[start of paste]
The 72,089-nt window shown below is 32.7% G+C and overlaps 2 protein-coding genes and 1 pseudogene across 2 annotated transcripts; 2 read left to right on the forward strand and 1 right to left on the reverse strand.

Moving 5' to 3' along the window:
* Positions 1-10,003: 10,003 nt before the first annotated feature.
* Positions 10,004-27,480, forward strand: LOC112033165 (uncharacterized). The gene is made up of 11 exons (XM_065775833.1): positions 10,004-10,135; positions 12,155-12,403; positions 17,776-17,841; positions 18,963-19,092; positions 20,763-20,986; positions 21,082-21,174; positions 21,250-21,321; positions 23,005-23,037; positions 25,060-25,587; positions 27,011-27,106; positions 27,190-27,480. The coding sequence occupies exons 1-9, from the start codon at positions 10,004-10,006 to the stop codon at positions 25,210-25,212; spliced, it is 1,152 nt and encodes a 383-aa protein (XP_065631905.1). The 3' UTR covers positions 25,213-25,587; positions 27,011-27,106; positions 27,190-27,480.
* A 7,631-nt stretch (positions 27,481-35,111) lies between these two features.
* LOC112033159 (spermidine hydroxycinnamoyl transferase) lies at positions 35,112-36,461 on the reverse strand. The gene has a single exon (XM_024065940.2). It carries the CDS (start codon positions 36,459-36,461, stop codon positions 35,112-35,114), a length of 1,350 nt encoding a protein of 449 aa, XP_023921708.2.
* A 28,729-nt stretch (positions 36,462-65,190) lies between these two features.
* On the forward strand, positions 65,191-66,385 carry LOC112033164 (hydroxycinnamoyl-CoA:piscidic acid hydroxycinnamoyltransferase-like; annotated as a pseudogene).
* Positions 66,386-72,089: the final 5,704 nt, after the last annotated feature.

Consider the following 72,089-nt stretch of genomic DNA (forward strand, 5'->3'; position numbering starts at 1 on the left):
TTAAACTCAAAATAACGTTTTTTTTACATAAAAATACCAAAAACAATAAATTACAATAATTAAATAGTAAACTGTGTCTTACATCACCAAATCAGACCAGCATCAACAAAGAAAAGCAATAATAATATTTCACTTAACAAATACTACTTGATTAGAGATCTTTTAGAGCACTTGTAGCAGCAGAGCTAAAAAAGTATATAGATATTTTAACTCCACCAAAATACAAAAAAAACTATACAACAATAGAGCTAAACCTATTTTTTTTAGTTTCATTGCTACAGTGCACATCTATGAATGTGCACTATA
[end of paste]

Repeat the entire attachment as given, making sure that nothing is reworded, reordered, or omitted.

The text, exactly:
The 72,089-nt window shown below is 32.7% G+C and overlaps 2 protein-coding genes and 1 pseudogene across 2 annotated transcripts; 2 read left to right on the forward strand and 1 right to left on the reverse strand.

Moving 5' to 3' along the window:
* Positions 1-10,003: 10,003 nt before the first annotated feature.
* Positions 10,004-27,480, forward strand: LOC112033165 (uncharacterized). The gene is made up of 11 exons (XM_065775833.1): positions 10,004-10,135; positions 12,155-12,403; positions 17,776-17,841; positions 18,963-19,092; positions 20,763-20,986; positions 21,082-21,174; positions 21,250-21,321; positions 23,005-23,037; positions 25,060-25,587; positions 27,011-27,106; positions 27,190-27,480. The coding sequence occupies exons 1-9, from the start codon at positions 10,004-10,006 to the stop codon at positions 25,210-25,212; spliced, it is 1,152 nt and encodes a 383-aa protein (XP_065631905.1). The 3' UTR covers positions 25,213-25,587; positions 27,011-27,106; positions 27,190-27,480.
* A 7,631-nt stretch (positions 27,481-35,111) lies between these two features.
* LOC112033159 (spermidine hydroxycinnamoyl transferase) lies at positions 35,112-36,461 on the reverse strand. The gene has a single exon (XM_024065940.2). It carries the CDS (start codon positions 36,459-36,461, stop codon positions 35,112-35,114), a length of 1,350 nt encoding a protein of 449 aa, XP_023921708.2.
* A 28,729-nt stretch (positions 36,462-65,190) lies between these two features.
* On the forward strand, positions 65,191-66,385 carry LOC112033164 (hydroxycinnamoyl-CoA:piscidic acid hydroxycinnamoyltransferase-like; annotated as a pseudogene).
* Positions 66,386-72,089: the final 5,704 nt, after the last annotated feature.

Consider the following 72,089-nt stretch of genomic DNA (forward strand, 5'->3'; position numbering starts at 1 on the left):
TTAAACTCAAAATAACGTTTTTTTTACATAAAAATACCAAAAACAATAAATTACAATAATTAAATAGTAAACTGTGTCTTACATCACCAAATCAGACCAGCATCAACAAAGAAAAGCAATAATAATATTTCACTTAACAAATACTACTTGATTAGAGATCTTTTAGAGCACTTGTAGCAGCAGAGCTAAAAAAGTATATAGATATTTTAACTCCACCAAAATACAAAAAAAACTATACAACAATAGAGCTAAACCTATTTTTTTTAGTTTCATTGCTACAGTGCACATCTATGAATGTGCACTATA